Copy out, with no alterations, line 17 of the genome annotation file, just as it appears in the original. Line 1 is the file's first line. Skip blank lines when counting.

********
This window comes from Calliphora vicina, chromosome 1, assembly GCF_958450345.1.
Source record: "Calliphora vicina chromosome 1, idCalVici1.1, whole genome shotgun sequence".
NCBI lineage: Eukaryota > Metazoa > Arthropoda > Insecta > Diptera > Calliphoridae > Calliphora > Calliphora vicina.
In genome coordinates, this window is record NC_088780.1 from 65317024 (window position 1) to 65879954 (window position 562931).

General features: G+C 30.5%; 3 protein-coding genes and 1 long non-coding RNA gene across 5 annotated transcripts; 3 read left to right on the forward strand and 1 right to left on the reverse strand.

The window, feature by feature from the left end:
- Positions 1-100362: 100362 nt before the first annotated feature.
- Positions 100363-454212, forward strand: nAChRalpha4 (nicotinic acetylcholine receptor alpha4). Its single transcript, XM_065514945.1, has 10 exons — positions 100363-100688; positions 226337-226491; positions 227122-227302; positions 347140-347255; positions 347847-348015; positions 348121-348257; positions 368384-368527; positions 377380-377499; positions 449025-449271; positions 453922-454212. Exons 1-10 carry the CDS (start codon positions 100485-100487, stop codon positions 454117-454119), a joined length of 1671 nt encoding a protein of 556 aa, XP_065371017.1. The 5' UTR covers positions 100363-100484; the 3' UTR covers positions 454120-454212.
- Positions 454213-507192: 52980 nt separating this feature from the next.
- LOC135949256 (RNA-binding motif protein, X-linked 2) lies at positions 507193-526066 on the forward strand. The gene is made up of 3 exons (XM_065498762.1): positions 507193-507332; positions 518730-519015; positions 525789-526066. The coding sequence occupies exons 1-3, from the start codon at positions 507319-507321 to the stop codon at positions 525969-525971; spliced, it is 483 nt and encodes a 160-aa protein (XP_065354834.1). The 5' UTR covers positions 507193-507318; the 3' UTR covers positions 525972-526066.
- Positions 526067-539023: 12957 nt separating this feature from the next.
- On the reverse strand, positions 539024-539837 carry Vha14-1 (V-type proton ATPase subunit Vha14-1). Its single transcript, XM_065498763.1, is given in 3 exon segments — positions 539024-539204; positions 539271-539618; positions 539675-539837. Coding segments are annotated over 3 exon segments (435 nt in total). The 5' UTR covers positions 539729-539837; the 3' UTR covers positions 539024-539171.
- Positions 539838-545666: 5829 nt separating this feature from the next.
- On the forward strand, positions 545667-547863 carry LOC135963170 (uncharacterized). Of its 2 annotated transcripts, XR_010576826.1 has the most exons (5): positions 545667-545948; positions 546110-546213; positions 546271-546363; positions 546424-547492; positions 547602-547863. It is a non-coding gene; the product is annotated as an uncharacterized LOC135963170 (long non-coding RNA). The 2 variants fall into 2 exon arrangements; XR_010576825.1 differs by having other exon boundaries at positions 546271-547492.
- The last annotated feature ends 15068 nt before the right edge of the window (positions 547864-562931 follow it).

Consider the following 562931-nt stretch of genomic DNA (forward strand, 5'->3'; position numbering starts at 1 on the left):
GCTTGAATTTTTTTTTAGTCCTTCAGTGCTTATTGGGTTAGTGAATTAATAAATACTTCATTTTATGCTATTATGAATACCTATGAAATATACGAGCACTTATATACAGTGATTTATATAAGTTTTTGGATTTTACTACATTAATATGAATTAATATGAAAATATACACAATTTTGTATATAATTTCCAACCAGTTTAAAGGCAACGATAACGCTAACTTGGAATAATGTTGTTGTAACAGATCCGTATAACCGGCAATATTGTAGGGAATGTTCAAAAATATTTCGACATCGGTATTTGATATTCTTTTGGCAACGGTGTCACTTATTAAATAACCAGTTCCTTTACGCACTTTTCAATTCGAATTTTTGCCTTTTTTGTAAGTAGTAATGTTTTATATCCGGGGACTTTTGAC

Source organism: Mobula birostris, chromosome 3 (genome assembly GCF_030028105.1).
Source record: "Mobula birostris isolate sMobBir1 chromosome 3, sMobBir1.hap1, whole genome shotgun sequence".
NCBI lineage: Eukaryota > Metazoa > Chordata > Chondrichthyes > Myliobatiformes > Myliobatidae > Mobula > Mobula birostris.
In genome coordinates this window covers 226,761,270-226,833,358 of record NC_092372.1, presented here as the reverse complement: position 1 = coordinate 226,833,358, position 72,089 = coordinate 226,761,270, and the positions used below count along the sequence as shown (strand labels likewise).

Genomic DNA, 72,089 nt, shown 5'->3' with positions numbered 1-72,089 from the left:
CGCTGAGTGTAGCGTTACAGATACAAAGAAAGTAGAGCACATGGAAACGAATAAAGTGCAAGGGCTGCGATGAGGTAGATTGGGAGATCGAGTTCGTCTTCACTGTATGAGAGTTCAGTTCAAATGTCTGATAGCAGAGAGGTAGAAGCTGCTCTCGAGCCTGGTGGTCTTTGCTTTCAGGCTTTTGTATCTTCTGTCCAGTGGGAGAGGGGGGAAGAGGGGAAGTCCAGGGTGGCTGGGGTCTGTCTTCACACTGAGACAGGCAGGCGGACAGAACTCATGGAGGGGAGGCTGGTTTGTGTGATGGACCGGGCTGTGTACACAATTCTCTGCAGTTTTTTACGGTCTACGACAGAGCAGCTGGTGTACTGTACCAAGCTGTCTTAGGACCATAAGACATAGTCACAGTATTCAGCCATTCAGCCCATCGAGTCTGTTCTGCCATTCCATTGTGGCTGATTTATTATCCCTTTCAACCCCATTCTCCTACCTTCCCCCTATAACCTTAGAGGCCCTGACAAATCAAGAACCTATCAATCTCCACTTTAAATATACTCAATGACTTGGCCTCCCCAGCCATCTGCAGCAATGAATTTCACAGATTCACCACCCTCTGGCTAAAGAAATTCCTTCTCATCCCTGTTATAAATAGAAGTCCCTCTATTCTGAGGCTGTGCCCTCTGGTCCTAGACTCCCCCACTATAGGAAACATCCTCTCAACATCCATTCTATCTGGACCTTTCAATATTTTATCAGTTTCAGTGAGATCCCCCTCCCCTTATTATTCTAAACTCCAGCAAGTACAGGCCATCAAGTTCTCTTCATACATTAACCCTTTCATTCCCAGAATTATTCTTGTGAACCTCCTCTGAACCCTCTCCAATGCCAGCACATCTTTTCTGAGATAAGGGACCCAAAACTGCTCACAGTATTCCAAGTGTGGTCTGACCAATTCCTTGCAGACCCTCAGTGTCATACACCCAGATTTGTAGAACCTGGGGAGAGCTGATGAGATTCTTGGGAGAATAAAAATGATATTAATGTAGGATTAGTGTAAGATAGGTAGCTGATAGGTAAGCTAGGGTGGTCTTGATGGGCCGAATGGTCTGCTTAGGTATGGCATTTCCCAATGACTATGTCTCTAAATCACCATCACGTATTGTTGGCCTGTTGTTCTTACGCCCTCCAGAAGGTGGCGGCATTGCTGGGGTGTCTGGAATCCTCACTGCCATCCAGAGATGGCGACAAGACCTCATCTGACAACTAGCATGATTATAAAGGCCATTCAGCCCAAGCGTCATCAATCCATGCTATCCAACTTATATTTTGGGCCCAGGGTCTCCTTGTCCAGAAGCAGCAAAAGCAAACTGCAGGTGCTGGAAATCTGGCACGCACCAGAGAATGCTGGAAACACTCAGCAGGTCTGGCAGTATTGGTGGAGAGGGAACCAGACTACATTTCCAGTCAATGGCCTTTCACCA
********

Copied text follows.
GCTTGAATTTTTTTTTAGTCCTTCAGTGCTTATTGGGTTAGTGAATTAATAAATACTTCATTTTATGCTATTATGAATACCTATGAAATATACGAGCACTTATATACAGTGATTTATATAAGTTTTTGGATTTTACTACATTAATATGAATTAATATGAAAATATACACAATTTTGTATATAATTTCCAACCAGTTTAAAGGCAACGATAACGCTAACTTGGAATAATGTTGTTGTAACAGATCCGTATAACCGGCAATATTGTAGGGAATGTTCAAAAATATTTCGACATCGGTATTTGATATTCTTTTGGCAACGGTGTCACTTATTAAATAACCAGTTCCTTTACGCACTTTTCAATTCGAATTTTTGCCTTTTTTGTAAGTAGTAATGTTTTATATCCGGGGACTTTTGAC